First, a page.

Video-On-Demand – Threat Or Opportunity?; Measuring Audience At The Movies

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November 7, 2011 – 12:03 am

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Toward A Truly Home Box Office

TV networks aren't the only ones having difficulty with the notion of VOD. Movie studios are also trying to find the right way to gain incremental revenue from day-and-date VOD and theatrical releases. As we are constantly reminded, these are early days. Therefore, it's natural that there be a certain indecision as to whether VOD is a threat or an opportunity for movie studios.

Writing on IndieWire, Anne Thompson takes a quick sampling of current box office hits and misses in an attempt to see how VOD affects ticket sales. The Kevin Spacey Wall St. drama, Margin Call, which cost $3.5 million to make was able to pull in $1.5 million in theatrical sales despite being available as a VOD on the same date as its release. Ultimately, Thompson concludes that "the future favors the lean mean theatrical/VOD model, which works for indies, but not for studios—who are still fighting with exhibitors over a 90-day VOD window."

The large studios are under tremendous pressure from the theater chains to resist the siren call of VOD. Universal chief Ron Meyer, attending the Savannah Film Festival, discussed his desire to find the right VOD moves for the studio, which could have helped recent box office bombs like Cowboys And Aliens and Land of The Lost find an audience at home. (He ultimately conceded that these flicks were "sh-tty" and got the death they deserved, Movieline reported.)

Goodness knows, crappy movies can still make money and when a viewer is at home on a given night, they just might be desperate enough for something different. As such, VOD for less than stellar movies might be the best way of spending studio marketing and distribution dollars. There's even a chance of it developing new life from VOD. Take another Universal failure, Scott Pilgrim vs. the World. While a cult hit, it might have accomplished the hit status similar to Fox Searchlight's 2007 Oscar winner Juno.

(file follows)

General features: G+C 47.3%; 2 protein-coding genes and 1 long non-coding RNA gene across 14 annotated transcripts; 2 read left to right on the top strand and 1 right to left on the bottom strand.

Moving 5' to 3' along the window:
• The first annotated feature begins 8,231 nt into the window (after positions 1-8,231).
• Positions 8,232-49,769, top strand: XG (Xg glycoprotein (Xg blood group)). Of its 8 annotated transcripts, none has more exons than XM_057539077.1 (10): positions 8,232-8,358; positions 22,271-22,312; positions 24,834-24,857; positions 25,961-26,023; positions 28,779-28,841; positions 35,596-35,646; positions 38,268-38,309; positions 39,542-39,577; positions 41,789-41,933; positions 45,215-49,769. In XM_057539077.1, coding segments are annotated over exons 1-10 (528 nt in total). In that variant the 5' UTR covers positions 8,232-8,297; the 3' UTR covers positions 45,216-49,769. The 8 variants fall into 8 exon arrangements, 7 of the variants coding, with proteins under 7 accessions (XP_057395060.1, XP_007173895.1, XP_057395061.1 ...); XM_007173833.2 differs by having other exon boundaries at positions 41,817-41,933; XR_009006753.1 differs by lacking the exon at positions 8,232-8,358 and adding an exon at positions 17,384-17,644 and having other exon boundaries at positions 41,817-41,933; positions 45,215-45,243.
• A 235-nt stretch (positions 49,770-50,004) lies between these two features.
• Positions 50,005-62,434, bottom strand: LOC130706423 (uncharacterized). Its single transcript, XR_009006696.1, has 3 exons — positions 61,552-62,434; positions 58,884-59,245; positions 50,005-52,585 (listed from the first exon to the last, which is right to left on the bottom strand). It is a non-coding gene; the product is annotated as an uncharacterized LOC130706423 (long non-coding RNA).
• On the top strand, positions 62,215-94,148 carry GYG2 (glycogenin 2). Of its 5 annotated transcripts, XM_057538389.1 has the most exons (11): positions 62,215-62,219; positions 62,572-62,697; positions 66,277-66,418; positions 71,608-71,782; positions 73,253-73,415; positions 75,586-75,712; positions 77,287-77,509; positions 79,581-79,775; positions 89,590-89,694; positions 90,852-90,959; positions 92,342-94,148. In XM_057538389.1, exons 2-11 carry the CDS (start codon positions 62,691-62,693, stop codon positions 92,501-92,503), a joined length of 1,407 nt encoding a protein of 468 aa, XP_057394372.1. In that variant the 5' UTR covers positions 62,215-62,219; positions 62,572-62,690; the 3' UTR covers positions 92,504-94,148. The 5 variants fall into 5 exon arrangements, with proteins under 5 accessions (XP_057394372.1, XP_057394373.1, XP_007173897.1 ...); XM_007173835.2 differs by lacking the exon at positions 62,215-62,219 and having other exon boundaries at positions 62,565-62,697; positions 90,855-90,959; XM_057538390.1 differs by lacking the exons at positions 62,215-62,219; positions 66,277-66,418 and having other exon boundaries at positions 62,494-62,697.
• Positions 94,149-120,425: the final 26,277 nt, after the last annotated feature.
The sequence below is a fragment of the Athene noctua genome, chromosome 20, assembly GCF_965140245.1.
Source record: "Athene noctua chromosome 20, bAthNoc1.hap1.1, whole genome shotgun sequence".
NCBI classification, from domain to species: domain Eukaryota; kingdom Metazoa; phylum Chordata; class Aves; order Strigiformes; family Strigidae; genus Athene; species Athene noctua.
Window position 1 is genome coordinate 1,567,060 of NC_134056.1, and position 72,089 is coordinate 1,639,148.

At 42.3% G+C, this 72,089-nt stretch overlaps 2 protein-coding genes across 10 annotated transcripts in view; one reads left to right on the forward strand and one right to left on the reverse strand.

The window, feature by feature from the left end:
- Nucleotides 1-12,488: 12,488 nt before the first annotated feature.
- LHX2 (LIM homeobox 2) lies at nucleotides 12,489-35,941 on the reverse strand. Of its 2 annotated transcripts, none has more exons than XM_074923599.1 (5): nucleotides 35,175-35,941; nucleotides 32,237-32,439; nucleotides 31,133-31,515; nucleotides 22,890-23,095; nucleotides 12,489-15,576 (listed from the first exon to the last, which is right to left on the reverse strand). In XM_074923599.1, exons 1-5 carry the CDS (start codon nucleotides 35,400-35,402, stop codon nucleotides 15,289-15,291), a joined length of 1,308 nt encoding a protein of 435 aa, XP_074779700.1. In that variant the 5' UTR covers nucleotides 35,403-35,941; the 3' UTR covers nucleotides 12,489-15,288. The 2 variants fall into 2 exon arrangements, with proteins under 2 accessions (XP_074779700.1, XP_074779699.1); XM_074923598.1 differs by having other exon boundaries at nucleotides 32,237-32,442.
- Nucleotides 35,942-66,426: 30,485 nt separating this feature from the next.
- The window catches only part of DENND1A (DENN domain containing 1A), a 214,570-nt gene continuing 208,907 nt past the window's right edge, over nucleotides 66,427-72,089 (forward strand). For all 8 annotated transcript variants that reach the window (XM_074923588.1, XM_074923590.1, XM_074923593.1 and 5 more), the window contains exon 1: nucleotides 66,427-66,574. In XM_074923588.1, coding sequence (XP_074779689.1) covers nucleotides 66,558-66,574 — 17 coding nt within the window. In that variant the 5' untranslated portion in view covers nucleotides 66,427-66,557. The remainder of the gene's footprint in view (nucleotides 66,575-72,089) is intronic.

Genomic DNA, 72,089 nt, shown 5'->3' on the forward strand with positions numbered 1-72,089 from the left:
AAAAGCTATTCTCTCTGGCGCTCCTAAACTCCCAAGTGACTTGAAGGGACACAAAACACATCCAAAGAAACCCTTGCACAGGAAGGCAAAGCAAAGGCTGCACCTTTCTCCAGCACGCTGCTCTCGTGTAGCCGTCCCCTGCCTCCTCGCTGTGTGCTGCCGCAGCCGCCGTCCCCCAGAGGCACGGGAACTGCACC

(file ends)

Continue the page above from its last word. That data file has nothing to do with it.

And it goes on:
Meyer, like a lot of studio executives lately, has seen the VOD writing on the wall (or in this case, the flatscreen) and says he is determined to pursue the model, even if he had to admit defeat and aborted a plan that called for releasing the Ben Stiller/Eddie Murphy comedy Tower Heist as a VOD at the same time it was opening at theaters. Billed as "test" of VOD interest in new releases, Universal blinked when movie chain Cinemark vowed to boycott the film unless the studio canceled the plan, Movieline reported separately. Since Universal didn't want to be blocked from Cinemark's 300 locations and 3,800 screens, it relented. But Meyer said he will try again.

For now, theater owners do have the power. So studios will have to placate them as more viewers are choosing home video options over going out. After all, in major cities, a movie ticket for two is roughly $25, though some chains are looking to woo customers by rolling back rates. Still, studios are not going to make avoiding the lines by staying home a cheap option. "I think there are a lot of people who won't go to the theater and are happy to pay a premium price — whether $66 is the right price, or it's more or less," Meyer said. "I think there are people that would be willing to pay that price to not have to leave their house and be able to watch that first-run movie while it's still in theaters, on whatever size screen you have at home. I think we have to be better about it, the studios, and the theater exhibitors have to probably be a little more accepting of what we want to do. We'll have to find a way to do it together."

Ultimately, consumers will vote with their wallets, and with the expectation of watching "what you want, when you want" not just at home, but on smart phones and tablets, the movie studios and theater chains will accept VOD kicking and screaming. But the smart ones will figure out the model on their own terms, as the resistant ones will find a model foisted upon them if they wait too long.